2016 Outlook: Gloom for many, bloom for somePOSTED BY ON 05 January 2016
By DEVINDRAN RAMANATHAN
WITH the change in consumer behaviour through rising household and motoring expense, the retail aftermarket is poised for a year of increased competition for the share of the customer’s wallet.
For many, this is the time to invest in people and technology to serve customers better. If service dealers are not actively working to get better every day, they can be assured that they’re getting worse and going to be left behind.
What’s in store for consumers? Better service?
Aftersales reputation of your service provider will be the deciding factor if you return to your service dealer or not; or even consider buying your next car when the time arises.
Reputation is the most important factor for 57 per cent of people compared with 33 per cent who claimed price was the No. 1 priority in a recent poll.
For many service providers, customer service has been a nice marketing mantra but fewer actually see this as a rare opportunity to connect with customers at an emotional level.
My work provides me with the chance to mystery-shop a wide range of independent workshops throughout the country and one particularly fascinated me with their genuine level of care demonstrated and professionalism which exceeded my expectations and merits me sharing with readers.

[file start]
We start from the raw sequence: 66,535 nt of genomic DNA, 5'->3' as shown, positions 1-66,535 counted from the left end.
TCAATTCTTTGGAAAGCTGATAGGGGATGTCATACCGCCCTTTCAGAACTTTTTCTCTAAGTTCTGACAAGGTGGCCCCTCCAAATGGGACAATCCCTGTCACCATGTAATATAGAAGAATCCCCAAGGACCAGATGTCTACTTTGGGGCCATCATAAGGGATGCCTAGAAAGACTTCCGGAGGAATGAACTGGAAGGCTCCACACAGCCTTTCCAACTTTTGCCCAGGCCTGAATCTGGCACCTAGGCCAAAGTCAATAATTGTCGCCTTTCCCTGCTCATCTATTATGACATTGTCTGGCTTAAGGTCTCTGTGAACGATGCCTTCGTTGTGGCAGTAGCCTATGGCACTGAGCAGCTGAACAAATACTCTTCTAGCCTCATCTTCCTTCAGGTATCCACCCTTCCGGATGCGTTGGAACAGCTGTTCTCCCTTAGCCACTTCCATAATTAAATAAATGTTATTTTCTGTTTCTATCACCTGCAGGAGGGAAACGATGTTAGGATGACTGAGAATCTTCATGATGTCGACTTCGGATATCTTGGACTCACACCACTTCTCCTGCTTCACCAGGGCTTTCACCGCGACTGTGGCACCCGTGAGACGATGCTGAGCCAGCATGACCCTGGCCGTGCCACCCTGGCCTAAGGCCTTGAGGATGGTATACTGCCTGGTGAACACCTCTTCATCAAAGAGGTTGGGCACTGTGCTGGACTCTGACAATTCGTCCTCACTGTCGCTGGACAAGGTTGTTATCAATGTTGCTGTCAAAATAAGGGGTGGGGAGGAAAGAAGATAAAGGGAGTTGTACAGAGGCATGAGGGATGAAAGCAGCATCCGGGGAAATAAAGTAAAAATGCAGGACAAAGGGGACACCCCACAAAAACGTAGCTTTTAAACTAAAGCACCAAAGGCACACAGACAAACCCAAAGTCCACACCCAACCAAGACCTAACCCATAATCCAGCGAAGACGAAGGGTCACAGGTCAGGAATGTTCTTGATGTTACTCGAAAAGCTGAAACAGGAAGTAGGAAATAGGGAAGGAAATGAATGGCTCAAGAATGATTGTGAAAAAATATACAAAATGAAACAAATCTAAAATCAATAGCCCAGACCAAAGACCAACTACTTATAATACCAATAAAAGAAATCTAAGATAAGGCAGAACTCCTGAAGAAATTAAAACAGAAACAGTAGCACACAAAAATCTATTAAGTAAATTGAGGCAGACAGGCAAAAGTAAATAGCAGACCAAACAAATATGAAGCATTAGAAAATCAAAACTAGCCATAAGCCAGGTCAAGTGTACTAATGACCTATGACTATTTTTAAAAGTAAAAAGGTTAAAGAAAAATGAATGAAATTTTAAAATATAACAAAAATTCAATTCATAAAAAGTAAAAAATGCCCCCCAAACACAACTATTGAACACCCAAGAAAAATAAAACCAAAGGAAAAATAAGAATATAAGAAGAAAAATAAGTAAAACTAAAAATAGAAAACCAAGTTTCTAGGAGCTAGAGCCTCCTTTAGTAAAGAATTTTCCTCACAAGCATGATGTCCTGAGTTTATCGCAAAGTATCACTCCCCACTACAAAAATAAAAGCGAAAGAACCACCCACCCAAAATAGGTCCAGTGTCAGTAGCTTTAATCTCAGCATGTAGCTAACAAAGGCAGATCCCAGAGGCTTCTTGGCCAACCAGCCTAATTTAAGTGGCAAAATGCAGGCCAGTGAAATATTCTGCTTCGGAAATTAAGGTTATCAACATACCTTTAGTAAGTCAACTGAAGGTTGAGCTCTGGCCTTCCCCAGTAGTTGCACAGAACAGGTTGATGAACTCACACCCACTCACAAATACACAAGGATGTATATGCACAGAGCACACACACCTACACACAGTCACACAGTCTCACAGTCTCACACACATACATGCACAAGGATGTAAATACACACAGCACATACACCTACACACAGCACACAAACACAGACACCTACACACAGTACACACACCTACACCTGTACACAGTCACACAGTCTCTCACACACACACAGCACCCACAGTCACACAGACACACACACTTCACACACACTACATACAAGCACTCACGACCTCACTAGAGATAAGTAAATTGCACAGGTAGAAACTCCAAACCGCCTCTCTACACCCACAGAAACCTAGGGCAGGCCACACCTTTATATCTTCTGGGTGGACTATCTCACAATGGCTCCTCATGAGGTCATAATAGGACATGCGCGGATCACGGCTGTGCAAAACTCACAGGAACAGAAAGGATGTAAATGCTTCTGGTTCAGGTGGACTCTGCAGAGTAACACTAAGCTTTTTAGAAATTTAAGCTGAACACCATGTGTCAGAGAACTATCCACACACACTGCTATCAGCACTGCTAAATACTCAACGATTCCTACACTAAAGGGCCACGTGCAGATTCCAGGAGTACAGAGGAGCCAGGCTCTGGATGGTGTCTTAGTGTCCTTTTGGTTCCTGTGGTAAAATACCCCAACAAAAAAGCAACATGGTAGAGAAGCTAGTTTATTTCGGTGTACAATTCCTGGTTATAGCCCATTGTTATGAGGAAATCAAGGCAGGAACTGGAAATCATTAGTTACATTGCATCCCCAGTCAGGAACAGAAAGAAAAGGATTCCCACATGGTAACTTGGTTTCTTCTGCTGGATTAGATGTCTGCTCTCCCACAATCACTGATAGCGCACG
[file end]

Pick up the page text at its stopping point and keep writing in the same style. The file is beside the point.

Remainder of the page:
“There’s no other way,” young Adrian Mak, general manager of the NSS Group of workshops in Glenmarie when asked what contributed to the exceptional way they handle customers throughout the customer service activity cycle.
“We treat customers like how we wish to be treated and put all our thoughts, learnings and best practices to train our entire staff in a customer oriented manner. I’ve developed a list of 100 guidelines which we inculcate into all our new recruits through the first month on the job.”
Workshops like NSS are slowly but surely “mopping up” much of the aftermarket service business that other workshops are falling short on.
On the other end of the spectrum, there are OEMs who treat customers with much disservice in their resolution of a warranty approval decision or long back-order of a spare part; with no urgency or concern of the vehicle downtime every so often.
Good service and maintenance plan/packages
Customers are certainly going to be looking for the best deals; not necessarily the lowest price for economical service and repair cost. The ever discerning customer will consider the cost-benefit of peace-of-mind ownership.
People love doing deals and are prepared to part with their cash up-front if the long term benefits out-weigh the short term cost. With the current currency fluctuations, perhaps paying for services in advance means the owner’s cost is budgeted in advance. A service differentiator presents itself here for workshops wishing to increase customer retention and loyalty to be on the leading edge as service differentiator.
Monthly pay options for a major repair job may be another interesting consideration for customers who want a major repair done but not in a position to afford it at present. Credit card facilities offering 0 per cent interest installments should certainly jump on this bandwagon.